social/psychological phenomena and cuts across indivi-
dual, group, and societal levels, there is far more that we
don’t know. Thus, an empirical study was conducted to
begin an exploration of the integration and mutual ben-
et of peace and strengths. The study revealed several
character strengths connections and concrete anecdotes
from participants for building peace and managing
There are some limitations to highlight. When parti-
cipants selected the character strengths they use to
build peace, for simplicity purposes, denitions were
not provided. As many participants were taking the VIA
Survey for the rst time, their knowledge of the
strengths was likely low (strengths knowledge/experi-
ence was not assessed). While the 24 strengths reect
a user-friendly language, some strengths may not be
immediately clear in terms of their meaning (e.g., pru-
dence) and thereby less likely to be selected. If
a denition were provided in the future, alongside
a short practical example relating to peace (e.g.,
a prudent person is often good at pausing to think
before they speak or act and therefore can prevent
problems from escalating), that might oer new per-
spectives and dierent reports of character
strengths use.
The sample used had the advantage of being inter-
national, however, it was not a representative sample
and thereby interpretations are limited in drawing con-
clusions about any group of people. Examining charac-
ter strengths frequencies, levels of use, and practice
applications within a specic group, team, culture, or
population would be a valuable project.
It’s also worth noting that the questions posed do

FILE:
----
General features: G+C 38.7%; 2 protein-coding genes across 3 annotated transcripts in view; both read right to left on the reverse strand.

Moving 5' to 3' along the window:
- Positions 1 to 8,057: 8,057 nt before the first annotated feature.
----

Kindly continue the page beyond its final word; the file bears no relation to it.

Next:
not provide a full picture of all the levels and per-
mutations of peace or all the levels of character
strengths, for example, there was not a direct mea-
sure of applicable character strengths concepts (e.g.,
signature strengths) or character strengths dynamics
(e.g., intrapersonal synergies), nor was there a focus
on negative peace for the inner/personal level or the
relational level or on positive peace for the political/
religious conict item. There was no direct examina-
tion of intragroup and intergroup peace; ideally
Table 6. Participant responses for how character strengths
manage negative peace.
Top character strengths
for negative peace
Explanations for why/how the strength is
helpful for managing a political or religious
difference or conflict (verbatim responses)
Perspective Remembering that every person’s views are
influenced by their individual life
experiences, culture, etc. promotes feelings
of understanding and acceptance when
others disagree with me.
I try to understand why that person may have
a perspective that is different from my
own. Is it their environment? Upbringing?
Do they have certain information that I am
unaware of? Being curious about why they
may think the way they do is important to
understanding someone else.
I think when it comes to someone who has
different views from yourself, whether they
be political or religious, understanding
perspective is imperative in order to
manage or solve any conflict. Without
perspective, it is very difficult to know
where another person is coming from,
which will not help diffuse any situation.
Curiosity Curiosity makes me want to know more
about someone’s belief so I can understand
what they believe and why.
I am curious when others have different
beliefs than I do. I prefer to learn from
them than to judge.
I am genuinely interested in learning about
different ways of looking at a situation
even if I never agree with the person.
Social Intelligence Being able to read a person’s views and
opinions on a deeper level despite what
they may be verbally telling you, can tell
you a lot about them.
I have learned the benefit of having the
emotional or social intelligence to accept/
acknowledge those with different
opinions. It’s OK to be different, and
sometimes it’s best not to inflame
a situation. No one ever changed their
mind by losing an argument.
I think people hold their beliefs for a variety of
reasons and if you can see them as whole,
beyond their political or religious views, in
context of their lives, their situations